Bayesian Analysis

The Evidentiary Credible Region

David Shalloway

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Many disparate definitions of Bayesian credible intervals and regions are in use, which can lead to ambiguous presentation of results. It is particularly unsatisfactory when intervals are specified that do not match the one-sided character of the evidence. We suggest that a sensible resolution is to use the parameterization-independent region that maximizes the information gain between the initial prior and posterior distributions, as assessed by their Kullback-Leibler divergence, subject to the constraint on included posterior probability. This turns out to be equivalent to the relative surprise region previously defined by Evans (1997), and thus provides information theoretic support for its use. We also show that this region is the constrained optimizer over the posterior measure of any strictly monotonic function of the likelihood, which explains its many optimal properties, and that it is guaranteed to be consistent with the sidedness of the evidence. Because all of its equivalent derivations depend on the evidence as well as on the posterior distribution, we suggest that it be called the evidentiary credible region.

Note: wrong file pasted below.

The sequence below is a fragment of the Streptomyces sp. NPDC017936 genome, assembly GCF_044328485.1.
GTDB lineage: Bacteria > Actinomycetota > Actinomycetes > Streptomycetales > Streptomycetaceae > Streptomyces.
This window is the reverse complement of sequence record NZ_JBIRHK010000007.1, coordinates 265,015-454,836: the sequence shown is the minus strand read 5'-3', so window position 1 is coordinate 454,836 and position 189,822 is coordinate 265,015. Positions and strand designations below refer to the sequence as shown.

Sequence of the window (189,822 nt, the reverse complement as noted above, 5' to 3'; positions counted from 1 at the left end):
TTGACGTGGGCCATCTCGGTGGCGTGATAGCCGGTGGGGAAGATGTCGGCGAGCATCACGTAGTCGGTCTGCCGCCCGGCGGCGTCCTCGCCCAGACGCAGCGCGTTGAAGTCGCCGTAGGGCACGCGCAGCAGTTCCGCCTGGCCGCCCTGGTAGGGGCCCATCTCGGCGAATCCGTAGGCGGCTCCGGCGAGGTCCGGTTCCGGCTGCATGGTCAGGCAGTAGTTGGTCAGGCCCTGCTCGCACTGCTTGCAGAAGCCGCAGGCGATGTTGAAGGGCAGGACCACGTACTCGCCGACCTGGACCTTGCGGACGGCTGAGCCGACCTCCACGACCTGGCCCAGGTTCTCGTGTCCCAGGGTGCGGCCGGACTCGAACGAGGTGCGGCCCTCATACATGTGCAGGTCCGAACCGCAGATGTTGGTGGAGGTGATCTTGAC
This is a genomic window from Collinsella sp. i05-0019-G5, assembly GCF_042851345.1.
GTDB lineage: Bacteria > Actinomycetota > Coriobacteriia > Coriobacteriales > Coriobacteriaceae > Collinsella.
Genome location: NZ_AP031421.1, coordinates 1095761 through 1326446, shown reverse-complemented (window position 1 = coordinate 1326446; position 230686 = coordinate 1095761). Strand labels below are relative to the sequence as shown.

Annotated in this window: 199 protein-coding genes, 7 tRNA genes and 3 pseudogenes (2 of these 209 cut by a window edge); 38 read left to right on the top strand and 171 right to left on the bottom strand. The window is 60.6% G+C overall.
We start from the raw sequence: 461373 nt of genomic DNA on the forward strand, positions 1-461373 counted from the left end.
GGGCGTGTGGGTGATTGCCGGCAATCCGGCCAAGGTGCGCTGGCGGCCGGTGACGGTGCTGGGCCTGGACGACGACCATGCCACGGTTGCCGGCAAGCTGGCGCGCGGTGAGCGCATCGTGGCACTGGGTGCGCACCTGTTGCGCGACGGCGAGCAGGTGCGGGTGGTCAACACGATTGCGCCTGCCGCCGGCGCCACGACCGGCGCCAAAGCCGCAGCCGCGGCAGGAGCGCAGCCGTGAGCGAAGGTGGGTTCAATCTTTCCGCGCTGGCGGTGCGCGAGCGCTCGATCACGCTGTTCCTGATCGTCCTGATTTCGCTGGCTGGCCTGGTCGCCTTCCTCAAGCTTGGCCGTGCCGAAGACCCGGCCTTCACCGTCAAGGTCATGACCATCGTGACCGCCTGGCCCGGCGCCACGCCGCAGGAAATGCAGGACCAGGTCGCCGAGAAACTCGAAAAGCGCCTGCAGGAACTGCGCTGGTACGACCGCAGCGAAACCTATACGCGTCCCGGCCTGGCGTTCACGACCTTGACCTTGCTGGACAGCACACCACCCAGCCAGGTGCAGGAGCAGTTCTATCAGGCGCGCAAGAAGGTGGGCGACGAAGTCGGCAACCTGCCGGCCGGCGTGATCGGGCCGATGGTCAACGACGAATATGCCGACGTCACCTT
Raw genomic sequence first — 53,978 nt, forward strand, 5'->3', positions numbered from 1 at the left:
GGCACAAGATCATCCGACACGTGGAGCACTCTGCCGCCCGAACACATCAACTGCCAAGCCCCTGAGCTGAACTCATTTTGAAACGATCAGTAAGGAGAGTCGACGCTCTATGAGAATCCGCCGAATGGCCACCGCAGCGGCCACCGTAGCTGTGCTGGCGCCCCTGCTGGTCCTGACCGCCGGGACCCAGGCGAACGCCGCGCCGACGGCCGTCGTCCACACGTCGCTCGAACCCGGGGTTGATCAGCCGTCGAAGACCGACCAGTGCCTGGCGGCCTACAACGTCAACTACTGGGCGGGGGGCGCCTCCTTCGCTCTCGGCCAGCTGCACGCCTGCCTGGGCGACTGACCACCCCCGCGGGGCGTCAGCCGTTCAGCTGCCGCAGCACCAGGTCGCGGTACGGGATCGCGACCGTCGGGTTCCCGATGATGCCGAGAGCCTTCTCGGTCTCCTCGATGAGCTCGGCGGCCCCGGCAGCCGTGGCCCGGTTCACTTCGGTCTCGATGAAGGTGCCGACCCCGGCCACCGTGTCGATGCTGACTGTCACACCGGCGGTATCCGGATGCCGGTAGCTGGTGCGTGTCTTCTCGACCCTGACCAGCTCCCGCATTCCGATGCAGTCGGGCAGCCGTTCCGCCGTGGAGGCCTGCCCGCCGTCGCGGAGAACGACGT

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Bayesian Anal. Volume 9, Number 4 (2014), 909-922.

First available in Project Euclid: 21 November 2014

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credible region credible interval highest posterior density parameterization invariance Kullback-Leibler information gain relative surprise region


Shalloway, David. The Evidentiary Credible Region. Bayesian Anal. 9 (2014), no. 4, 909--922. doi:10.1214/14-BA883.

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